A Toronto-based digital artist. Obtaining a BFA from York University, she went on to law school and continued practising art throughout her law career. In 2004, she founded Cream Gallery in Winnipeg.
In 2017, Hewak obtained an MFA in Documentary Media from Ryerson University. The recipient of Ontario Arts Council and Canada Council awards, she has exhibited in numerous solo and group shows, with much of her photography focusing on unusual architectural documentation. In 2019 her large-scale collage installation, “Clone,” was selected as a featured exhibit in the Scotiabank CONTACT Photography Festival. A member of Toronto’s PATCH project, in 2020 she also began installing art outdoors with, Secret Fountain's a 300 foot series of large-scale prints on Toronto’s Kay Gardner Beltline Trail.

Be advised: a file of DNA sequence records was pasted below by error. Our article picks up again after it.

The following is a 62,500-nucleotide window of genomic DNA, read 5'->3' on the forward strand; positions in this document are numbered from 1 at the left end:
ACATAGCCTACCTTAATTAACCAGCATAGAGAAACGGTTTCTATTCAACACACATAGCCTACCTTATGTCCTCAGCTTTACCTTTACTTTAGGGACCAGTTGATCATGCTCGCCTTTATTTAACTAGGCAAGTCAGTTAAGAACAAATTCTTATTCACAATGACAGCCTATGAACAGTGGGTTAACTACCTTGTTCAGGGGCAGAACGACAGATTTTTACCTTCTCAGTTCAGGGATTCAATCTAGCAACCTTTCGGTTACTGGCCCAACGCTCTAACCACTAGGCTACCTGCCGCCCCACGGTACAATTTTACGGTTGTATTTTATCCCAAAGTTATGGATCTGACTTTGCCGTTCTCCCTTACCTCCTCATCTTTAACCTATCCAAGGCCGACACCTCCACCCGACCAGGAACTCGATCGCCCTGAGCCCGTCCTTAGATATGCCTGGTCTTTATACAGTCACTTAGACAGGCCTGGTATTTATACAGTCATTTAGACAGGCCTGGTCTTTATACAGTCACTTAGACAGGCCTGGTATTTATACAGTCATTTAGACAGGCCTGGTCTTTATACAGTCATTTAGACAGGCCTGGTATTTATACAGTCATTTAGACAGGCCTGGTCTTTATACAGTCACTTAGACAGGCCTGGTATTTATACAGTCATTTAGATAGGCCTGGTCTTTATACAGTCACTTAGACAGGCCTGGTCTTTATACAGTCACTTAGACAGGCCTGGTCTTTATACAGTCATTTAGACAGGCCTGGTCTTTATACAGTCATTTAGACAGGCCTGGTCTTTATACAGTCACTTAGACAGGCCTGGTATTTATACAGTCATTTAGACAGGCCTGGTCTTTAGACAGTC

About the Works
In November 2020, I had the opportunity to photograph the interior of a Toronto home which was for sale. The works submitted are selected from this series.
The two-storey house, circa 1960, is located in the upscale Toronto neighbourhood of Forest Hill. The home presented in completely original condition, abandoned for five years prior to going on the market. I returned to photograph it four times as the contents were gradually being cleared out. The last session occurred on the day before the sale closed. The home’s psychedelically lush period décor points to optimism, permissiveness, and hope. I see it as a palace of living dreams. The home ultimately sold to a family who plans to knock it down.
In Toronto, modernism is still largely disregarded when considering architectural heritage. Yet “mid-century” design has become almost populist. Places like this home, present-day embodiments of a historically significant period of change in modern history, exist in the crack between preservationism and kitsch . If they are not recorded, they cease to exist.